marijuana munchies

Cheese Puffs By annulla ( [CC BY 2.0 (], via Wikimedia Commons

June 22, 2015 12:00 p.m. PST ScienceDocs News

The idea that smoking marijuana sometimes leads to “the munchies” has been a long-accepted phenomenon.  However, it has been unclear exactly why marijuana use leads to increased appetite.  A paper published on February 18th in Nature provides an answer, and also brings up a number of new questions. Tamas Horvath’s group made a novel discovery regarding the impact of cannabinoids on the hypothalamic pro-opiomelanocortin (POMC) neurons, which were previously known to help signal satiety.  The POMC neurons were already known to release a hormone that suppressed hunger, a-melanocyte-stimulating hormone (a-MSH), but the new report demonstrates that exposure to cannabinoids leads to the production of a different hormone, b-endorphin, which stimulates appetite.

            The authors of the study were examining the effects of a cannabinoid mimic, arachyidonyl-2’-chloroethylamine (ACEA), which leads to overeating in mice.  Given the known functions of the POMC, they were surprised to find that these neurons were activated by ACEA. Their subsequent cell culture studies led to the discovery that the POMC produced b-endorphin, rather than a-MSH, following stimulation of the cannabinoid receptor, CB1R, with ACEA. These neurons were required for the pro-appetite effects of the cannabinoid mimic.

            It is of interest that b-endorphin and a-MSH are different cleavage products originating from the same gene, pro-opiomelanocortin (Pomc). Thus, it is logical that there might be differential cleavage in response to specific signals. However, additional studies by the group have indicated that the secretory vesicles in the POMC neurons contain only a-MSH or b-endorphin, so the cells may already produce only one hormone, and may be differentially activated to lead to the secretion of a specific hormone based on the physiological setting.  However, why the neurons produce only one of the peptides is unclear, and the precise circumstances required for the secretion of each peptide will need to be determined in future studies.

            The investigators also demonstrated that ACEA treatment increased the expression of a mitochondrial protein that regulates feeding and the hypothalamic mitochondrial activity (UCP2), and showed that this protein is required for the ACEA-induced b-endorphin secretion by POMC neurons and the subsequent overeating behavior in mice.  However, how UCP2 is involved in the cleavage, packaging and/or secretion of the hormones is unclear.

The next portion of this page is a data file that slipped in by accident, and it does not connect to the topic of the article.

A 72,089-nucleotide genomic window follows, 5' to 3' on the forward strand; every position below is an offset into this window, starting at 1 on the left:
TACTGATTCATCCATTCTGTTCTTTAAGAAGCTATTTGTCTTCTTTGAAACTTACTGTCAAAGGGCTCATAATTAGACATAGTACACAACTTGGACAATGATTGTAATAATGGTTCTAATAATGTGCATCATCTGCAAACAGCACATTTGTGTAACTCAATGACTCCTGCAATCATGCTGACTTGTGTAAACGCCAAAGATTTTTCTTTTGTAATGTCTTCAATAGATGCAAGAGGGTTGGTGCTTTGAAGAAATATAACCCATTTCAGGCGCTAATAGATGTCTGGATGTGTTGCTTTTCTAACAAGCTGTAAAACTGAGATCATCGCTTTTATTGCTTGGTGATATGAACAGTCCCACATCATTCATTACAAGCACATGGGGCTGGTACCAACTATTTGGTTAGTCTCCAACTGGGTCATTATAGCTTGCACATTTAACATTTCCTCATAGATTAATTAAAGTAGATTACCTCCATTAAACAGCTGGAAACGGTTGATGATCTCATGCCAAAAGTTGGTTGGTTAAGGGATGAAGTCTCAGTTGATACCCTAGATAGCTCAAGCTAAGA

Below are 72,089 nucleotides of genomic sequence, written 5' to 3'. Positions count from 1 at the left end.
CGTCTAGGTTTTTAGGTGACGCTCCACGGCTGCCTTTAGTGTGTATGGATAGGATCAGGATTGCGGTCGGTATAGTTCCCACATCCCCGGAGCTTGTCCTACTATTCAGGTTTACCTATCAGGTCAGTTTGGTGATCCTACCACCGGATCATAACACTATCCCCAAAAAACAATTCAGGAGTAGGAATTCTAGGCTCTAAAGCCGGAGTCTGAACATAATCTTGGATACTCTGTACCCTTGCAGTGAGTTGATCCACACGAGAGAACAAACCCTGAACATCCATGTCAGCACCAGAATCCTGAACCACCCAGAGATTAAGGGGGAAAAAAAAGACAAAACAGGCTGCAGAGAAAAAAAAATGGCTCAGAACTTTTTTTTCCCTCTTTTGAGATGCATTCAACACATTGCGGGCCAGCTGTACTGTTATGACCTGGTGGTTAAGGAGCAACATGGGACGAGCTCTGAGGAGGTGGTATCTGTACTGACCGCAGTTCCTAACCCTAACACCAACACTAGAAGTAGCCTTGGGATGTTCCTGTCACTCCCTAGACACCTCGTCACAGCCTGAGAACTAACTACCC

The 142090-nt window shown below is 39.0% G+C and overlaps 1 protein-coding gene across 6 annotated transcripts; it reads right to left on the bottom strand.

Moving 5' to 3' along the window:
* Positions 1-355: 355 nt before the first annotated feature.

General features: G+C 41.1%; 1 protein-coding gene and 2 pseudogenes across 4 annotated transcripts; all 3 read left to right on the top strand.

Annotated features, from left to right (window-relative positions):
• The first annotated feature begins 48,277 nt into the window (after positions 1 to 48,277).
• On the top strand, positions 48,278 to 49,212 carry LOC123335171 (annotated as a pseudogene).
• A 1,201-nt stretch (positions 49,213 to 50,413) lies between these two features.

The findings of this study by Koch, et al. are particularly relevant due to the increasing decriminalization of marijuana use. Moreover, the information about the effects of the cannabinoid receptor on appetite are also fascinating given the current obesity epidemic in the U.S., potentially providing clues to why some individuals become morbidly obese while other do not (perhaps due to differences in endogenous cannabinoid activity), and also suggesting potentially useful “therapeutic” targets for obesity.  In addition, a better understanding of the impact of cannabinoids on appetite may help to improve anti-nausea/pro-appetite treatments for patients undergoing chemotherapy or with eating disorders.


Original research article:

Koch M, Varela L, Kim JG, Kim JD, Hernández-Nuño F, Simonds SE, Castorena CM, Vianna CR, Elmquist JK, Morozov YM, Rakic P, Bechmann I, Cowley MA, Szigeti-Buck K, Dietrich MO, Gao XB, Diano S, Horvath TL. Hypothalamic POMC neurons promote cannabinoid-induced feeding. Nature. 2015 Feb 18; doi:10.1038/nature14260


Original news articles:

Williams R. Neuroscience of Marijuana Munchies. Cannabinoids cause appetite-suppressing neurons to produce an appetite-stimulating hormone in mice. February 18, 2015.


Deng B. Marijuana flips appetite switch in brain. Sudden attacks of ‘the munchies’ are triggered by a change in the hormone released by neurons. February 18, 2015.

Keywords:  marijuana, cannabinoid, appetite, POMC

toxicology editor Dr. RayburnLearn more about Dr. Rayburn


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